In a little more detail, I described all this in one of my recent topics, Elliptic Cryptography: Theory . Today I want to talk about the method that makes supersingular curves so vulnerable and about the protocol that turned this flaw into an advantage.
In 1983, Menezes, Okamoto, and Vanstone showed that for supersingular curves there is an effective way to map pairs of curve points to a non-degenerate element of a finite field.
The isomorphism used by them for this is called Weil pairing . Corresponding to two points of the field E (F q l ) this isomorphism puts an element of the field F q l . In other words, the Weil pairing allows you to reflect the set of points of the elliptic curve in the set of residues modulo a large number.
Let (G 1 , +) be the group of points of an elliptic curve. And (G 2 , *) is a group of residues modulo a large number. And let these two groups be isomorphic with respect to the Weyl pairing e x. Weyl mating has the following properties:
- Identity: all performed
- Bilinear: for all is done
- Non-degeneracy: For all such that is performed
- Practical Efficiency: For all P and R, numbers allow efficient calculation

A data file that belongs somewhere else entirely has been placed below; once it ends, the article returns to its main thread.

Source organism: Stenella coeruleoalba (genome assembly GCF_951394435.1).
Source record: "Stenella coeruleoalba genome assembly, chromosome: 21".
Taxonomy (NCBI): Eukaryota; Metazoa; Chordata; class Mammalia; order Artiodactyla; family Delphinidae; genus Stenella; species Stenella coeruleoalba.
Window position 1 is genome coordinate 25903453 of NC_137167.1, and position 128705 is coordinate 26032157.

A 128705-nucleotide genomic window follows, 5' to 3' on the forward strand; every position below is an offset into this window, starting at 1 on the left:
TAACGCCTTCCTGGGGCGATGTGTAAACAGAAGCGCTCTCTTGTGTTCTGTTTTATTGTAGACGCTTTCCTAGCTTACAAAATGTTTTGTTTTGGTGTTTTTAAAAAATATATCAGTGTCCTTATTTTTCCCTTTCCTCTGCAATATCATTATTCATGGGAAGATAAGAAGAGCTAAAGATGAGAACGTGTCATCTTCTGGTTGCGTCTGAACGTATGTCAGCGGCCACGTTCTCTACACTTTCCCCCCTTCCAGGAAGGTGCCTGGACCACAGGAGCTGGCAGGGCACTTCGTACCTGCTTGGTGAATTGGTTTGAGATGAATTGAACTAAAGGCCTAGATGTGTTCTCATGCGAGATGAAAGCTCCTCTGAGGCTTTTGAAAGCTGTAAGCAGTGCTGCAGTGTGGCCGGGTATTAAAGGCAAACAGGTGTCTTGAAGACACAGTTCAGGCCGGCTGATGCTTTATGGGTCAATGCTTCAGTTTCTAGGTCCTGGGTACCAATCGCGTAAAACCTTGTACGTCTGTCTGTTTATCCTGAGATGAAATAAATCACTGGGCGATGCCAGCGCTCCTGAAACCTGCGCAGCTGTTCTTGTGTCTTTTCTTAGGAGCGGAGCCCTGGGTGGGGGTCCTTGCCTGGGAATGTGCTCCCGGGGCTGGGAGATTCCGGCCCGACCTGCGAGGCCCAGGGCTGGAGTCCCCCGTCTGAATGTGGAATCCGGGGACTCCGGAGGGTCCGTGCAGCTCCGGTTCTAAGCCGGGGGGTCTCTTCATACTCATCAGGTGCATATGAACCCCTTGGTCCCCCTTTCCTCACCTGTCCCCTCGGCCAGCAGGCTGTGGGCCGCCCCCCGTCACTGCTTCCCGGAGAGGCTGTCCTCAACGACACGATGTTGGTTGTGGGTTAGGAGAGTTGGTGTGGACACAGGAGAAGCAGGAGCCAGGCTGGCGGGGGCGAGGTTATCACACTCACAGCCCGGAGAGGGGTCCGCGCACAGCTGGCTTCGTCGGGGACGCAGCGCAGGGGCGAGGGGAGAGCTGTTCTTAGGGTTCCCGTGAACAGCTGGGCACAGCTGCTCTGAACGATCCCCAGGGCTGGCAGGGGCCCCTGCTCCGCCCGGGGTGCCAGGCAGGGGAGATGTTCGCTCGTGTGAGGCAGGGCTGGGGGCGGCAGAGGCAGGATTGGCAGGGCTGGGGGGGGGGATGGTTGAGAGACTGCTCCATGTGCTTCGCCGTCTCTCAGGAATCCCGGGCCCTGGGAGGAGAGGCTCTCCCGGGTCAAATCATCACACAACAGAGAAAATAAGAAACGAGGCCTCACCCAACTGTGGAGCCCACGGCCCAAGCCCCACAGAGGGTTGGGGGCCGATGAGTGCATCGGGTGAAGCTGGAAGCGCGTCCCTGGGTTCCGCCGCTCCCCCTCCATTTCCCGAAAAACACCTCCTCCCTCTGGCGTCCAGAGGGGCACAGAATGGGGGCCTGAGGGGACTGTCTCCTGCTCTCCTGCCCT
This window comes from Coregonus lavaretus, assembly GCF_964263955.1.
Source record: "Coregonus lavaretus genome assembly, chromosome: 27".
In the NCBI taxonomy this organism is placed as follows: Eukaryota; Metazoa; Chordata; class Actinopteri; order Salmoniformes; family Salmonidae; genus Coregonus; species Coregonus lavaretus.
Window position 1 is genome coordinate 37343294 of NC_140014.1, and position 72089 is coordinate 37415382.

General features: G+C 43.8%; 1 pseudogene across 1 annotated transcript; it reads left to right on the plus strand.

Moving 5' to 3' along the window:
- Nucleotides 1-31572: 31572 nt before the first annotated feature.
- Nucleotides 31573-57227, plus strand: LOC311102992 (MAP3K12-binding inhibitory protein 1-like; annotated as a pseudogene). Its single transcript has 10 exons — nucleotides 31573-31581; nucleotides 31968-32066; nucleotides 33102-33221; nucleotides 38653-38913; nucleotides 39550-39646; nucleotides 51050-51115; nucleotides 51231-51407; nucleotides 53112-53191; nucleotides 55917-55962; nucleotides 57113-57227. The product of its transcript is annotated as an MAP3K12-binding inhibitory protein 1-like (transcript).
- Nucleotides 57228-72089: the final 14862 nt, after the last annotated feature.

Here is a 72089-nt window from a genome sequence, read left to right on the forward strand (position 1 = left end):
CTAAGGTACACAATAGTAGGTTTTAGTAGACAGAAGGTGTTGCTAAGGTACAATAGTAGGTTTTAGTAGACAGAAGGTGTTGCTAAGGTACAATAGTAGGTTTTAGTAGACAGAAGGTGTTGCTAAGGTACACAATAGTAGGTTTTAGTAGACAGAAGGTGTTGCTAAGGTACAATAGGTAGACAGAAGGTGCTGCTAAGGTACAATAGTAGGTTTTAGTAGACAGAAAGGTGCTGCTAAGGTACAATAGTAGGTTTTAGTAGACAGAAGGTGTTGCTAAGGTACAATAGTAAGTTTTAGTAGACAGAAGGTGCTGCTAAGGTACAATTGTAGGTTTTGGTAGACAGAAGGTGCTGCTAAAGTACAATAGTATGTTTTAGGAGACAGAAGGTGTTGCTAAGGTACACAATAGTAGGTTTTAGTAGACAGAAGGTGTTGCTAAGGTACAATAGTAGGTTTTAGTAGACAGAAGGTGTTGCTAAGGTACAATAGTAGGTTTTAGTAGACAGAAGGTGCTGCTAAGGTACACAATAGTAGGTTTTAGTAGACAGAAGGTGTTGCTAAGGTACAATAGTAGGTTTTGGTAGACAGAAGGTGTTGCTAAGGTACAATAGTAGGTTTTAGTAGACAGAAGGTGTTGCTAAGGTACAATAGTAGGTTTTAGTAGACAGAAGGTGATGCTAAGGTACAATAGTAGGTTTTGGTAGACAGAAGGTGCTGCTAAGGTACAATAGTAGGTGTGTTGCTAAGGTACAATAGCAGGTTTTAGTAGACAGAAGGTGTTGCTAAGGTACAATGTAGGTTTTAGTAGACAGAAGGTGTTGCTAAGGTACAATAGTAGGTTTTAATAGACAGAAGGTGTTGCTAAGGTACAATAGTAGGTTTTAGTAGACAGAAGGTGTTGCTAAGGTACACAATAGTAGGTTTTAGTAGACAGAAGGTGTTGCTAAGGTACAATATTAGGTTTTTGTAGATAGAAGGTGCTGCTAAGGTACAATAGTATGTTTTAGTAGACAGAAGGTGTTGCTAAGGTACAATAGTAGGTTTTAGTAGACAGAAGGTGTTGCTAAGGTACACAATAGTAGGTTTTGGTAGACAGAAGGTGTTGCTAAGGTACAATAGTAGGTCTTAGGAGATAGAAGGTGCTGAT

From bilinearity it follows that . Thus, to solve the discrete logarithm problem on elliptic curves using Weil pairing, it is necessary to calculate the pair and . Possessing these two elements of the group G 2, we can apply a subexponential algorithm to search for n .
It is the Weyl pairing that makes supersingular curves useless in EDS algorithms. On the other hand, it also helped to realize the idea of Shamir.
Diffie-Hellman Decision Challenge
The fundamental problems of modern asymmetric cryptography on elliptic curves are:
- The discrete logarithm problem. Two points of the curve P and Q are given . It is necessary to find a number a such that Q = aP . The ECDSA digital signature algorithm is based on the complexity of this task.
- Diffie-Hellman Computational Problem. Three points of the curve are given: P, aP, bP . You must compute the abP element . This task underlies the ECDH key distribution algorithm.
In addition, there is another type of problem that is as intractable as the two previous ones, but has an effective solution for the case of supersingular curves.
Diffie-Hellman Decision Making Problem .
Four points of the curve P, aP, bP, cP are given . It is necessary to determine whether the equality a = bc holds .